American and Alaska Start Behaving More Like Competitors as Partner Ties Loosen

Remember how concerned the Department of Justice (DOJ) was about the American partnership reducing competition if Alaska and Virgin America were allowed to merge? Well, that was wrong. The merger has only helped to stoke competitive fires, and in recognition of that, American and Alaska are scaling back their partnership even further beginning January 1, 2018. This may have come as a surprise to a lot of people, but it’s not hard to see why this is happening.

What’s changing? Well, American AAdvantage members will now only be able to earn miles on Alaska flights if they’re bought as an American codeshare. On the flip side, Alaska Mileage Plan members will only earn miles on domestic American flights that are sold under the Alaska codeshare. (On international flights operated by American, Alaska Mileage Plan members will still earn miles as always.) Note that this applies to both redeemable and elite-qualifying miles. Also, reciprocal benefits for elite members including priority boarding/seating and free checked bags will go away.

What’s going on here? After the Delta and Alaska partnership faltered, American was waiting with open arms for that big lovable Eskimo. The airlines spoke glowingly about each other. Yet now, they’re taking a step back, because, well, they are competitors first and foremost… and now more than ever thanks to the Virgin America merger. In fact, without that merger, I doubt we’d see these changes.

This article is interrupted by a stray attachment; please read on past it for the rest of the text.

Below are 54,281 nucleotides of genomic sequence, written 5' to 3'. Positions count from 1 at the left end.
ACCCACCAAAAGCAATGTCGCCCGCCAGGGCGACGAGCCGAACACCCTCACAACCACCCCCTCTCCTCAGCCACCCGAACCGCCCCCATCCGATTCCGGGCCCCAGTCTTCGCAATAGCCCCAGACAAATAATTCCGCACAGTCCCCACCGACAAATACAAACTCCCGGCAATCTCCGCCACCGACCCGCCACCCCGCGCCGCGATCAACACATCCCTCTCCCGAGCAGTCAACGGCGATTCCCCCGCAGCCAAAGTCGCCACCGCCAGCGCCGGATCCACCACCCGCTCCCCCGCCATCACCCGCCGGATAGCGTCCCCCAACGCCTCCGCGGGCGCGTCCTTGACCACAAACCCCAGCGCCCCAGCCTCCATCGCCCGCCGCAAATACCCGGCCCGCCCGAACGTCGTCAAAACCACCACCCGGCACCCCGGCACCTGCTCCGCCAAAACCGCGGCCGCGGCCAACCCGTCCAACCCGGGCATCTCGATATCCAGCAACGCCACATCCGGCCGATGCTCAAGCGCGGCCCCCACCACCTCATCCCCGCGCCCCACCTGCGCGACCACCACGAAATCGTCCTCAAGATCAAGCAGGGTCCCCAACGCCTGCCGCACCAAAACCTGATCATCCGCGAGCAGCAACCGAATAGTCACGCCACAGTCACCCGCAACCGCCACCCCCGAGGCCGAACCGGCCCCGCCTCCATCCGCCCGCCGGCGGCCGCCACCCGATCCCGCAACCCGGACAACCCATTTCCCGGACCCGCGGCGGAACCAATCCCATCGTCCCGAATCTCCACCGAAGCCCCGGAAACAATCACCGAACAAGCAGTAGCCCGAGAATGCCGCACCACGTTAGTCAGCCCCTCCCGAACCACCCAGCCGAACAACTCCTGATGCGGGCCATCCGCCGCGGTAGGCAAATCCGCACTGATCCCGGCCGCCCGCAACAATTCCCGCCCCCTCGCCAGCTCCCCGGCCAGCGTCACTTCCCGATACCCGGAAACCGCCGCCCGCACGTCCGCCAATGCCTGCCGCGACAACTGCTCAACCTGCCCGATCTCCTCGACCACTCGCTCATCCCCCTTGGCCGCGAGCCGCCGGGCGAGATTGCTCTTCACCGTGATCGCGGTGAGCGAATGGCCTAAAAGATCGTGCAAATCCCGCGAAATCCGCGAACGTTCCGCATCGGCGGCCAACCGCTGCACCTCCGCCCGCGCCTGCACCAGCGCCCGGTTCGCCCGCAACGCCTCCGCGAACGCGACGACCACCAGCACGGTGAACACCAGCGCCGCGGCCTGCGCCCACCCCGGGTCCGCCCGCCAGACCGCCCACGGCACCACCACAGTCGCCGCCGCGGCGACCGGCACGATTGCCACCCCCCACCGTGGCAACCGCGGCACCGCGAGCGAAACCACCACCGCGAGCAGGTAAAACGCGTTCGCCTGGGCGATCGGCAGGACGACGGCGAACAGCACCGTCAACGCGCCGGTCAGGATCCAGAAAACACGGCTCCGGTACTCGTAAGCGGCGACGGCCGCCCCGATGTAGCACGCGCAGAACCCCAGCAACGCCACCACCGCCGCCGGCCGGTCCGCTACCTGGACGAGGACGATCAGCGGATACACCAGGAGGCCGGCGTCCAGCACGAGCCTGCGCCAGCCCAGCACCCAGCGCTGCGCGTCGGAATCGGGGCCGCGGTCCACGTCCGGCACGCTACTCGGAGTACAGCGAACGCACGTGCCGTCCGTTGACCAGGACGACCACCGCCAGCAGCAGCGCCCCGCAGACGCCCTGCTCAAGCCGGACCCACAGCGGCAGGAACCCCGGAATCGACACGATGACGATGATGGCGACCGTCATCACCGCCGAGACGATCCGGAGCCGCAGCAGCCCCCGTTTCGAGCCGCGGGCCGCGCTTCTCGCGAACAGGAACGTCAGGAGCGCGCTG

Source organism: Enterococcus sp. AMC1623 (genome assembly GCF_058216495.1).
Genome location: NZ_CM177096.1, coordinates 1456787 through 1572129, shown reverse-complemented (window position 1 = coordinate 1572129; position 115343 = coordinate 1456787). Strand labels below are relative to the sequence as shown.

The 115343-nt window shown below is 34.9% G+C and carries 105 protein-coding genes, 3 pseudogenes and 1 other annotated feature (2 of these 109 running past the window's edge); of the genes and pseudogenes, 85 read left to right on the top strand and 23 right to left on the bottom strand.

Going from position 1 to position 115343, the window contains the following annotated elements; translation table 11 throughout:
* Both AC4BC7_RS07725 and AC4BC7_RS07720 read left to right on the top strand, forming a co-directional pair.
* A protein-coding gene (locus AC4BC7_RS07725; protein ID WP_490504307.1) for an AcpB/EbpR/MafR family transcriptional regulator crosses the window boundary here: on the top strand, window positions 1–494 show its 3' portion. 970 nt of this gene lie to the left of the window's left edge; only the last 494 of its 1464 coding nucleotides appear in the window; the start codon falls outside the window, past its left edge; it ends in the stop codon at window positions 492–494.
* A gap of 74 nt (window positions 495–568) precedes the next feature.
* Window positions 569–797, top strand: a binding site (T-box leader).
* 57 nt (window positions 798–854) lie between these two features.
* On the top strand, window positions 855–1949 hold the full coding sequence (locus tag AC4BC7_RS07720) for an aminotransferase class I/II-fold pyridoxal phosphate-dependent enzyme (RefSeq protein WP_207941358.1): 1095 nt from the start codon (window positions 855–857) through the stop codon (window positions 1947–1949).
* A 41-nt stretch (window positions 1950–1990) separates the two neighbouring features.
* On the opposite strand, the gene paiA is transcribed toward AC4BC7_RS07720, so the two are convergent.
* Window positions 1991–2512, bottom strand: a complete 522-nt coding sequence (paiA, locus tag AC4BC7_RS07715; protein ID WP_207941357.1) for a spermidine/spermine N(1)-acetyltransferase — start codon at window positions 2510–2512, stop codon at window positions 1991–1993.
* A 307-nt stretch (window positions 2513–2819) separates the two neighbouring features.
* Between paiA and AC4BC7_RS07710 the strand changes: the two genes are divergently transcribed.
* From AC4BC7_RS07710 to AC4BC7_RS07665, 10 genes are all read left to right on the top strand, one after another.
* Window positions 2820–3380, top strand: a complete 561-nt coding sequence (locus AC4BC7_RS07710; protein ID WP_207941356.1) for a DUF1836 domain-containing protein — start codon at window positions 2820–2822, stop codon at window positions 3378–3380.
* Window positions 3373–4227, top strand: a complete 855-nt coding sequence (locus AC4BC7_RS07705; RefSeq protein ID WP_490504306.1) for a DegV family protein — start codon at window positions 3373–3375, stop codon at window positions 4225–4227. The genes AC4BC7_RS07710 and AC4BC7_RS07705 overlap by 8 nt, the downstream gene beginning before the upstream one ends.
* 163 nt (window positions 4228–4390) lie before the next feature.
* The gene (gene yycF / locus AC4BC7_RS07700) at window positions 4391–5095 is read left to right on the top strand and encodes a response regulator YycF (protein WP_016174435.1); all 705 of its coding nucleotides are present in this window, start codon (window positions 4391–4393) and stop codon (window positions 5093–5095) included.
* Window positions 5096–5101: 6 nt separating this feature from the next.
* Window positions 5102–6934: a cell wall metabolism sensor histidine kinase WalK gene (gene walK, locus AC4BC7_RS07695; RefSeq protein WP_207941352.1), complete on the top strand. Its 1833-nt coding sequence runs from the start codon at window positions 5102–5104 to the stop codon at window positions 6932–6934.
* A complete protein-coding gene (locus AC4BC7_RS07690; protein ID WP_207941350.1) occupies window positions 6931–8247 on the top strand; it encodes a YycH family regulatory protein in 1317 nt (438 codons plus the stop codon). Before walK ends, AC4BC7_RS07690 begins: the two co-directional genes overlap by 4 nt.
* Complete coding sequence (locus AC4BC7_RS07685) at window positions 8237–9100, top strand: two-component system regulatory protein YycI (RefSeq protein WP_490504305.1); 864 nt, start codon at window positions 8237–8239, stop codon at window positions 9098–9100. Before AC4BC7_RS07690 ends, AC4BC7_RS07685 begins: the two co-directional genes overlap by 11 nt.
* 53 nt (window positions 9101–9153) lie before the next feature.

I think this quote from the Alaska FAQ says it all.

Alaska and Virgin America serve 80 percent of the top routes that Mileage Plan members have historically flown and earned miles on with American.

If Alaska really serves 80 percent of the top routes that people earn/redeem miles on, then it has tremendous incentive to cut back the mileage partnership with American to push its customers on to its own aircraft. While we don’t know American’s percentages, there’s no question that its overlap must be far greater after the Virgin America merger as well. Since these airlines always want to put people on their own metal first, it makes sense to take away the incentives for people to do otherwise.

This doesn’t feel like the Delta/Alaska partnership which was clearly going to end at some point. To me, this looks like a resetting of the relationship considering the new reality of a larger and more competitive Alaska. There is still benefit from having the partnership, however, and these airlines can still leverage each other’s networks. Alaska will still have its code on American flights that go where Alaska doesn’t. Think specifically about flights beyond the Dallas/Ft Worth and Chicago/O’Hare hubs into smaller cities like Waco or Little Rock. At the same time, American has its code in the West on Alaska flights to cities it doesn’t serve, like Wenatchee or Ketchikan. They both stand to benefit from this kind of partnership, and in fact, it helps increase competitiveness in the US industry by making both airlines more relevant in places where they otherwise would not be.

Now that the codeshare is the gateway for earning miles, I would bet that we see changes to which flights and routes see the codeshare. It will become a much more strategic weapon to help gain presence, especially for Alaska.